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Unconcious Woman Found Outside Cub Foods: No. 7 Post of 2012

Plymouth Patch looks back at the interesting stories from 2012. Check out No. 7.

Plymouth Patch covered a wide variety of stories in 2012. For the rest of the month we’ll be counting down the top ranked stories. These are the stories that you found most interesting.

A woman found passed in the grass near a grocery store comes in at No. 7. Here's a look at the story from September.

Plymouth Police Arrest Woman Found Unconcious Outside Cub Foods

A southwest Minneapolis woman is facing serious felony drug charges after police say she was found lying unconscious in the grass outside a Cub Foods store in Plymouth.

Sabrina Luule Petersen, 31, is charged with two felony counts of fifth-degree drug possession, each of which carries a maximum penalty of five years in prison and a $10,000 fine.

According to the criminal complaint, signed by Plymouth Police Detective Darren McGann, police were called to the Cub Foods store on Nathan Lane just after 5 p.m. Aug. 24 on a report of an unconscious woman lying on the grass with needle marks on her hand.

Police found the woman, subsequently identified as Petersen, and awakened her, and she told them that she had outstanding arrest warrants, according to the complaint. After officers confirmed the warrants, Petersen was arrested.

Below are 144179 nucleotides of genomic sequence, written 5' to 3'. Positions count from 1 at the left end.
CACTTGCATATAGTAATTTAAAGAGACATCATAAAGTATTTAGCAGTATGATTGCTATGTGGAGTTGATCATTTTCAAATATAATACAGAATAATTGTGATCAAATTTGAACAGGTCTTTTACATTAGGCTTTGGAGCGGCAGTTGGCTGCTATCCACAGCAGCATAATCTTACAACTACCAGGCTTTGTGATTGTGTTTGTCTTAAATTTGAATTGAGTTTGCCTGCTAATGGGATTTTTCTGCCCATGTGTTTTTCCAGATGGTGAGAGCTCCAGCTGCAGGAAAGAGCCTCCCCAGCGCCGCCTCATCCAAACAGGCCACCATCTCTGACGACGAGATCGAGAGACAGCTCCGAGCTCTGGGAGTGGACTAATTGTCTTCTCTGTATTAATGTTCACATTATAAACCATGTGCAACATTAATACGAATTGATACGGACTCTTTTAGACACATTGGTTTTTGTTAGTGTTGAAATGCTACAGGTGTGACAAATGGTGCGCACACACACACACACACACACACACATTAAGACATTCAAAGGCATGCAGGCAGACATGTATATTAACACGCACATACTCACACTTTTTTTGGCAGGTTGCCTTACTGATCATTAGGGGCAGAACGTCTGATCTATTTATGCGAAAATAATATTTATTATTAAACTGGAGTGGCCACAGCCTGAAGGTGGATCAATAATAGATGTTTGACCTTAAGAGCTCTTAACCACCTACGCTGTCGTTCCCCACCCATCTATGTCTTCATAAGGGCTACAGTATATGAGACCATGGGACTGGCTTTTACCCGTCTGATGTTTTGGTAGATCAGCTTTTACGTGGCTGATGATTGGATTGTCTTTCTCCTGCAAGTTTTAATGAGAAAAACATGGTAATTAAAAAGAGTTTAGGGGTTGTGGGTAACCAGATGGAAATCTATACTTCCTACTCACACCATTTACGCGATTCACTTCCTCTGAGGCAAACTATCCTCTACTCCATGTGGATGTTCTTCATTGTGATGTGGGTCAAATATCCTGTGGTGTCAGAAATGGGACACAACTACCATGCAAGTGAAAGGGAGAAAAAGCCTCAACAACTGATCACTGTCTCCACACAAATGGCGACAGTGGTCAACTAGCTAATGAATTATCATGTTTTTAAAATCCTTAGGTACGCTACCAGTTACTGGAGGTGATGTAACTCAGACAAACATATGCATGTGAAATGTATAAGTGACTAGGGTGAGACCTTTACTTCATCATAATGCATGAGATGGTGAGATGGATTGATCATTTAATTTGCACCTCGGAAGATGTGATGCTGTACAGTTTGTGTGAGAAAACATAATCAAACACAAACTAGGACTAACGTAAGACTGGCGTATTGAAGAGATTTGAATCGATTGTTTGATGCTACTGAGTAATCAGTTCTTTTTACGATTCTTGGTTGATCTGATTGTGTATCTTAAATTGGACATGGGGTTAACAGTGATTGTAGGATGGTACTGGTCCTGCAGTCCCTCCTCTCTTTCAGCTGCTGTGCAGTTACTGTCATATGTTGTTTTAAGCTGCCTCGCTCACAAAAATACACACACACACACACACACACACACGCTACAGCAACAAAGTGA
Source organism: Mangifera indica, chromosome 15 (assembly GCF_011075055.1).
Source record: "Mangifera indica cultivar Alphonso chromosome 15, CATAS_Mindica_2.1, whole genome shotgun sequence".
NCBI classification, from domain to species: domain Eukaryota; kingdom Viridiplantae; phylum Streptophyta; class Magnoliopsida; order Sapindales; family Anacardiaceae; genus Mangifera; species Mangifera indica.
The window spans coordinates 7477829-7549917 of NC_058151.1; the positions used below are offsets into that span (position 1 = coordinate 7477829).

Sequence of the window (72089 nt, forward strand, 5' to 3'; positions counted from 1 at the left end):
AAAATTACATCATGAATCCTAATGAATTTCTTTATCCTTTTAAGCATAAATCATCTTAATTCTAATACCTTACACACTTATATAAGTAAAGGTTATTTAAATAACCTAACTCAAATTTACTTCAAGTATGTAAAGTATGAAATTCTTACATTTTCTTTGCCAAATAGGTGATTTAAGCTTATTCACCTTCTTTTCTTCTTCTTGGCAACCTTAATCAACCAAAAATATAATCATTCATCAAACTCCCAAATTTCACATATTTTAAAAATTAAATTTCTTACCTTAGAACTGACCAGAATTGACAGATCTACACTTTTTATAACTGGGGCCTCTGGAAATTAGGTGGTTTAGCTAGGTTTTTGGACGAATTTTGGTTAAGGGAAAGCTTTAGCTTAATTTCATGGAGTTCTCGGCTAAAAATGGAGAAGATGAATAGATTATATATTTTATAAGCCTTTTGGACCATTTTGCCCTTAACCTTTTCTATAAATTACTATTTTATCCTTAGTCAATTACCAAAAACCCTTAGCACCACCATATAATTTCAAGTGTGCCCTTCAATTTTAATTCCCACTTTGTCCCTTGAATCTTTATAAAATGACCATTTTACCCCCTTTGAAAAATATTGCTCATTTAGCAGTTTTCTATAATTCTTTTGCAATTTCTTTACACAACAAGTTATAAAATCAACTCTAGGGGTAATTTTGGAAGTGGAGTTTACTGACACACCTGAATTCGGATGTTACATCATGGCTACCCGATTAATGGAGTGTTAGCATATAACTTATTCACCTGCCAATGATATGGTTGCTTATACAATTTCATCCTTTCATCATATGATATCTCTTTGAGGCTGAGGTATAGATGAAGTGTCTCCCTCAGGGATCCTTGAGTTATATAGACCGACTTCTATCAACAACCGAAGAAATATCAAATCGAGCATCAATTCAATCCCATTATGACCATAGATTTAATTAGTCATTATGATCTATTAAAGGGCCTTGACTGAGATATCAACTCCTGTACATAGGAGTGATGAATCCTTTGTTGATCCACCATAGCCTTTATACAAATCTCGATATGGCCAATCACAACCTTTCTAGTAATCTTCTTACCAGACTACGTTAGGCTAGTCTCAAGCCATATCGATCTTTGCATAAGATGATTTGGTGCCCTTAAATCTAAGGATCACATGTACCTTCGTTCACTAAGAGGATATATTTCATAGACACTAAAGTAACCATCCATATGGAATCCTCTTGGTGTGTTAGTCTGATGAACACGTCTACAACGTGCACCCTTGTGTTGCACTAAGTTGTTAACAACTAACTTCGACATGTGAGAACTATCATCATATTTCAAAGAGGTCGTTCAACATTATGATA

Officers searched Petersen and found multiple syringes, a pill identified as Klonopin – a prescription anti-seizure and anti-anxiety medication – and a plastic bag containing .3 grams of heroin, the complaint charges.

Officers searched Petersen and found multiple syringes, a pill identified as Klonopin – a prescription anti-seizure and anti-anxiety medication – and a plastic bag containing .3 grams of heroin, the complaint charges, or around the size of one M&M candy.

To some, though $10,000 and five years in jail could seem a bit stiff, for passing out in the grass with a little bit of drugs in your pocket. Hennepin County Attorney Mike Freeman said that not all drug charges are created equal.

"The question is, "Are they an addict or a dealer?'" Freeman said. "If they're only in possession of a small amount and there's no indication they’re selling, we try to get them into a pre-trial diversion program."

Those programs aim to help defendants "get clean," he said. If they successfully complete the year-long program, and show they've stayed off drugs, the charges disappear, he said. The potentially harsh sentence, then, functions like the "stick" to the "carrot" of a new start in the eyes of the justice system.

Freeman said the addict-dealer divide was subjective, but tends to hinge on the amount a person has on their person. If it's only enough for a day or two, prosecutors tend to see the arrestee as a user, not a dealer. Dealers, though, don't get the same kind of treatment as users, Freeman said.

"The people who sell for money—I don’t think there’s a treatment program for greed," Freeman said in a separate interview with Patch in April 2012.

Petersen has been released from custody on a $3,000 bond. An omnibus hearing in her case is scheduled Sept. 25 in Hennepin County District Court.

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